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A Unique West African Penny in Sierra Leone

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A Unique West African Penny in Sierra Leone

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HAVE you ever seen money that looks like this? It is a Kissi penny. Some of these coins are displayed at the Sierra Leone National Museum, in Freetown. The information card states: “This curious form of money is native to both Sierra Leone and Liberia. It was in current use in the provinces as late as 1945. Since it was the symbol of a head (rounded end) and foot (pointed ends) it was said to be money with a spirit. When a chief died, many would be broken and stuck into his grave. The last exchange rate noted was 50 Kissi to one West African Shilling.”

According to the book The African Slave Trade, by Basil Davidson, long ago slaves were purchased for “lengths of iron.” Were these Kissi pennies? Some experts believe that they were. Others disagree. Yet, while these coins may not have been used to buy slaves, they were certainly used to purchase wives.

As indicated above, these coins were sometimes used in religious ways, particularly in connection with the unscriptural belief in the immortality of the soul. When a person died, it was considered proper to bury him in his native village. Of course, if the death occurred far away, it was not always convenient to bring the corpse home. The solution was to transport the soul by means of a Kissi penny.

A relative of the deceased would travel to the village where the death occurred and obtain a penny from the medicine man, who, through incantation, would supposedly attach the soul of the dead person to it. It was then the task of the relative to carry the soul (the penny) home and bury it in the ancestral grave.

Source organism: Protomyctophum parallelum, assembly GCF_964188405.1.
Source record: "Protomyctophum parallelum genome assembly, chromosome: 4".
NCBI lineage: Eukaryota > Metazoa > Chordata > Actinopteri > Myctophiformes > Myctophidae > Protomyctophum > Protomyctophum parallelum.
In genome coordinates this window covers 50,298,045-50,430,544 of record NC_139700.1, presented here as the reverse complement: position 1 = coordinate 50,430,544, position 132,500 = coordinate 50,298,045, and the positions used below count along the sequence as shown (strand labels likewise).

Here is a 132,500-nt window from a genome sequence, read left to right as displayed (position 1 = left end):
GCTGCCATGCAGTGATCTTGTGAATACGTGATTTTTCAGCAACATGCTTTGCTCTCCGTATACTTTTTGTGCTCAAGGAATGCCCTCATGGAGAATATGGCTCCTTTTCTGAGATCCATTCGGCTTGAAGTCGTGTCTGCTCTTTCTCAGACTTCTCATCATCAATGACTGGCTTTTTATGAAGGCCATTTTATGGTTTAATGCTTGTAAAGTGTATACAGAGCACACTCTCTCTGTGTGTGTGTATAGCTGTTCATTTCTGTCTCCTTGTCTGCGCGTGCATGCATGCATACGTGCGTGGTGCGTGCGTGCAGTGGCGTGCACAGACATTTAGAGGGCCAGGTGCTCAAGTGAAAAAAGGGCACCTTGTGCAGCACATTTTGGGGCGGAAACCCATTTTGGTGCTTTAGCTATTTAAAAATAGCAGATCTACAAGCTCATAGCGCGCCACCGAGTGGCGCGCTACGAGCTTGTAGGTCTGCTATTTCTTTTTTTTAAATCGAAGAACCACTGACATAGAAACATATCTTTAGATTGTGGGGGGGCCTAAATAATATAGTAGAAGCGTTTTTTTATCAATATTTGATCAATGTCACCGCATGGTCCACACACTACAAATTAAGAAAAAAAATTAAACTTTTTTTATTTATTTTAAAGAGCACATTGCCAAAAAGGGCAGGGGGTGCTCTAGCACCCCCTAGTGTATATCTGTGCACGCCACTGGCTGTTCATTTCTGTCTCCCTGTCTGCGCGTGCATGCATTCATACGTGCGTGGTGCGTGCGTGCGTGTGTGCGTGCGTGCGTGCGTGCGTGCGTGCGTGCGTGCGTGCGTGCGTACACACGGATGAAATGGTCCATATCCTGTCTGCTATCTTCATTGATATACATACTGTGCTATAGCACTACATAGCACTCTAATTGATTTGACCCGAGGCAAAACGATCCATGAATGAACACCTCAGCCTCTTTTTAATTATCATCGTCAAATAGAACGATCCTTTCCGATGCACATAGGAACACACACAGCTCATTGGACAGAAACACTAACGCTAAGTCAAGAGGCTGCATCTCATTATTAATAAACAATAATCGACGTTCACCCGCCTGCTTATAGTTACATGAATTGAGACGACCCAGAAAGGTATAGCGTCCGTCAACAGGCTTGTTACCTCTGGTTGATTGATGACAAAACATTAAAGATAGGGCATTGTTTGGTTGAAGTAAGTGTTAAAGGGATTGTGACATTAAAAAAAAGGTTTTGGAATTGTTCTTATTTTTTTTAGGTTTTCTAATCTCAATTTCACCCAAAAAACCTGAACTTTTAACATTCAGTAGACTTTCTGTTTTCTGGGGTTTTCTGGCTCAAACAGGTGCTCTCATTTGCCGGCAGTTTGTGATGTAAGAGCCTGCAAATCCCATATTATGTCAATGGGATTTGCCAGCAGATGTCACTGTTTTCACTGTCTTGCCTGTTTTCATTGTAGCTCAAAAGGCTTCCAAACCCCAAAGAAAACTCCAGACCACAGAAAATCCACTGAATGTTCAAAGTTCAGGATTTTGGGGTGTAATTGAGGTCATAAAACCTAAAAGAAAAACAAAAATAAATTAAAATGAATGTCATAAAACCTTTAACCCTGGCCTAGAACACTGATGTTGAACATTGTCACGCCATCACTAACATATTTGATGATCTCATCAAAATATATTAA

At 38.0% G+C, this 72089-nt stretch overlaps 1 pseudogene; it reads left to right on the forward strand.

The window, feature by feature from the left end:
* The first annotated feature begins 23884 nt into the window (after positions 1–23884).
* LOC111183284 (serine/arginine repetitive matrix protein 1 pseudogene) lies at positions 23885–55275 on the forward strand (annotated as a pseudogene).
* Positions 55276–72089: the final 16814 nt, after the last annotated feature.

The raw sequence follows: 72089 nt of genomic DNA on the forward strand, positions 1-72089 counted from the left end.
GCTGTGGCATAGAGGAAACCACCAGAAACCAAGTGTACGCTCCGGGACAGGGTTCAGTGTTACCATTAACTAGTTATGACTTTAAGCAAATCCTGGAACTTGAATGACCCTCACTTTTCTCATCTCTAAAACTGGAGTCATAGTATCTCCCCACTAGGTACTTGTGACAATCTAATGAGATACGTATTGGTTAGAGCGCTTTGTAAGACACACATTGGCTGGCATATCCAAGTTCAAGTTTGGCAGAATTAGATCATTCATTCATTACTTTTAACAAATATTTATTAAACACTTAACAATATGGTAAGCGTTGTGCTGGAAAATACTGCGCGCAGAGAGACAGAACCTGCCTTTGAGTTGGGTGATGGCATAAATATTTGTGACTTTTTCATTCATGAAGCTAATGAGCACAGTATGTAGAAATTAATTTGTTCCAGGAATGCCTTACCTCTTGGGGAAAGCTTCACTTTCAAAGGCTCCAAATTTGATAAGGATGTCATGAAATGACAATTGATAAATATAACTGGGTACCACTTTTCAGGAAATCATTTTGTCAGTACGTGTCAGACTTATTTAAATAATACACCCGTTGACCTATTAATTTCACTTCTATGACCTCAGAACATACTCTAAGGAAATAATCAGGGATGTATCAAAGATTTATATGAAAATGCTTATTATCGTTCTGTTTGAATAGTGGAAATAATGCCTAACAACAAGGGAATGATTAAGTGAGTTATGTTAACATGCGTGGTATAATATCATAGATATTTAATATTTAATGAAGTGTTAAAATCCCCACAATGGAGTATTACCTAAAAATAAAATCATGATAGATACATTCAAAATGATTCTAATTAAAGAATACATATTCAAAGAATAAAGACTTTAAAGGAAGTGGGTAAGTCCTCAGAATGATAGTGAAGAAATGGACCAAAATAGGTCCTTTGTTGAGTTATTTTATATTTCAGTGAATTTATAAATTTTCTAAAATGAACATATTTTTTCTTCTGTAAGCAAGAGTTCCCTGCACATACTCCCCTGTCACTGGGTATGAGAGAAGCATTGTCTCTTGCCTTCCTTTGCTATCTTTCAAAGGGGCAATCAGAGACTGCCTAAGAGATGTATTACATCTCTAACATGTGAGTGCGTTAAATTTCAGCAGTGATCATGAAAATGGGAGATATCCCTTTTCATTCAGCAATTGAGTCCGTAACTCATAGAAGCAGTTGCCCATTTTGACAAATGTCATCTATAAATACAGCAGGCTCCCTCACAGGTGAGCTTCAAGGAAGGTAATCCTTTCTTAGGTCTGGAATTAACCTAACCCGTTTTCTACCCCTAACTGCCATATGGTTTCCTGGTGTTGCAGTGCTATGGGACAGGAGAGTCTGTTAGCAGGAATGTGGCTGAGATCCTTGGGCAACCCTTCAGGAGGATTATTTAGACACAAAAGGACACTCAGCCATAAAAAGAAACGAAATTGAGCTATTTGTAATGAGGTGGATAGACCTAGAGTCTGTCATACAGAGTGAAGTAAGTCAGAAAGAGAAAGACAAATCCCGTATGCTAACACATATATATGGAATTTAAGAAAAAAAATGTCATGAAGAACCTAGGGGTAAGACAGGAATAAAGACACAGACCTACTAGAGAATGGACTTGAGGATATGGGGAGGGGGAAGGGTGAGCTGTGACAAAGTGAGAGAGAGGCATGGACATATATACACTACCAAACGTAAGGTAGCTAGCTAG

The relative would wrap the penny in clean cloth and begin his journey, which was to be completed in silence. It was believed that if he spoke to anyone on the way, the soul would leave the penny and return to the village where the person had died. Then the relative would have to go back to collect it again—undoubtedly after another payment to the medicine man!

If it became necessary to speak during the journey, the relative could do so if he carefully put the penny down, though not on the ground, before talking. Once the penny was picked up again, the law of silence was binding.

Measuring 13 to 14 inches in length, Kissi pennies were hardly suited for either pocket or pocketbook. However, the shape was practical for their day, since they could easily be tied in bundles and carried on the head. Rich people used to store these pennies in their lofts. When the climatic conditions were right, condensation would form on the money and drip to the room below. The amount of “rainfall” was a good indication of the wealth of the person in whose home you were sitting.

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